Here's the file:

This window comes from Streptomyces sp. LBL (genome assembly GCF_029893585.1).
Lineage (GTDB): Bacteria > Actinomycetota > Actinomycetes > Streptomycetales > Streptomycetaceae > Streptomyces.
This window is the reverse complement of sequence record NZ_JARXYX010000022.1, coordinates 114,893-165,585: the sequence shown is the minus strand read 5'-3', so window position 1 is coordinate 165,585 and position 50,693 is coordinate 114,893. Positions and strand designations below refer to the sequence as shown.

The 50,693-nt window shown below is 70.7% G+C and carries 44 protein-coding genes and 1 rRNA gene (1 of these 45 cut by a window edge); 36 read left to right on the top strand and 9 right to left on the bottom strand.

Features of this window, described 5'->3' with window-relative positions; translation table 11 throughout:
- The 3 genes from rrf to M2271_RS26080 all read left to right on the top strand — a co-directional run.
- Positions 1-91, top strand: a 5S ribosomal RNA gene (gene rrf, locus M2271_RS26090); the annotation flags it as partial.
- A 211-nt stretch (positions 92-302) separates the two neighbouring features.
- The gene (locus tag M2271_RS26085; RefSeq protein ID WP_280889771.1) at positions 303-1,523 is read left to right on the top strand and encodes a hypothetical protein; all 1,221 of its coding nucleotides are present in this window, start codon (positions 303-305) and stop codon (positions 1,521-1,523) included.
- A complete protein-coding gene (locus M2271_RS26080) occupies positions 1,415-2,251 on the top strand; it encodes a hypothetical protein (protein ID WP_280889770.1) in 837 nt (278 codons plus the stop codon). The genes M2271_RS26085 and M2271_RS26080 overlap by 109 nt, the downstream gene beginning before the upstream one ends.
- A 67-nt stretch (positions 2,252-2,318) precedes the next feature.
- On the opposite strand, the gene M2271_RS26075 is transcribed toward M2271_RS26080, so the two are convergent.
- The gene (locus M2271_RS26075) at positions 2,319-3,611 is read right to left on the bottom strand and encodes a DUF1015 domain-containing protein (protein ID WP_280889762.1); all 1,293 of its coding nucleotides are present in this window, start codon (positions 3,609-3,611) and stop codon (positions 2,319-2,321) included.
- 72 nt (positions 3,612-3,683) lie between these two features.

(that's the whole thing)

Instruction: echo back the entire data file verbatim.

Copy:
This window comes from Streptomyces sp. LBL (genome assembly GCF_029893585.1).
Lineage (GTDB): Bacteria > Actinomycetota > Actinomycetes > Streptomycetales > Streptomycetaceae > Streptomyces.
This window is the reverse complement of sequence record NZ_JARXYX010000022.1, coordinates 114,893-165,585: the sequence shown is the minus strand read 5'-3', so window position 1 is coordinate 165,585 and position 50,693 is coordinate 114,893. Positions and strand designations below refer to the sequence as shown.

The 50,693-nt window shown below is 70.7% G+C and carries 44 protein-coding genes and 1 rRNA gene (1 of these 45 cut by a window edge); 36 read left to right on the top strand and 9 right to left on the bottom strand.

Features of this window, described 5'->3' with window-relative positions; translation table 11 throughout:
- The 3 genes from rrf to M2271_RS26080 all read left to right on the top strand — a co-directional run.
- Positions 1-91, top strand: a 5S ribosomal RNA gene (gene rrf, locus M2271_RS26090); the annotation flags it as partial.
- A 211-nt stretch (positions 92-302) separates the two neighbouring features.
- The gene (locus tag M2271_RS26085; RefSeq protein ID WP_280889771.1) at positions 303-1,523 is read left to right on the top strand and encodes a hypothetical protein; all 1,221 of its coding nucleotides are present in this window, start codon (positions 303-305) and stop codon (positions 1,521-1,523) included.
- A complete protein-coding gene (locus M2271_RS26080) occupies positions 1,415-2,251 on the top strand; it encodes a hypothetical protein (protein ID WP_280889770.1) in 837 nt (278 codons plus the stop codon). The genes M2271_RS26085 and M2271_RS26080 overlap by 109 nt, the downstream gene beginning before the upstream one ends.
- A 67-nt stretch (positions 2,252-2,318) precedes the next feature.
- On the opposite strand, the gene M2271_RS26075 is transcribed toward M2271_RS26080, so the two are convergent.
- The gene (locus M2271_RS26075) at positions 2,319-3,611 is read right to left on the bottom strand and encodes a DUF1015 domain-containing protein (protein ID WP_280889762.1); all 1,293 of its coding nucleotides are present in this window, start codon (positions 3,609-3,611) and stop codon (positions 2,319-2,321) included.
- 72 nt (positions 3,612-3,683) lie between these two features.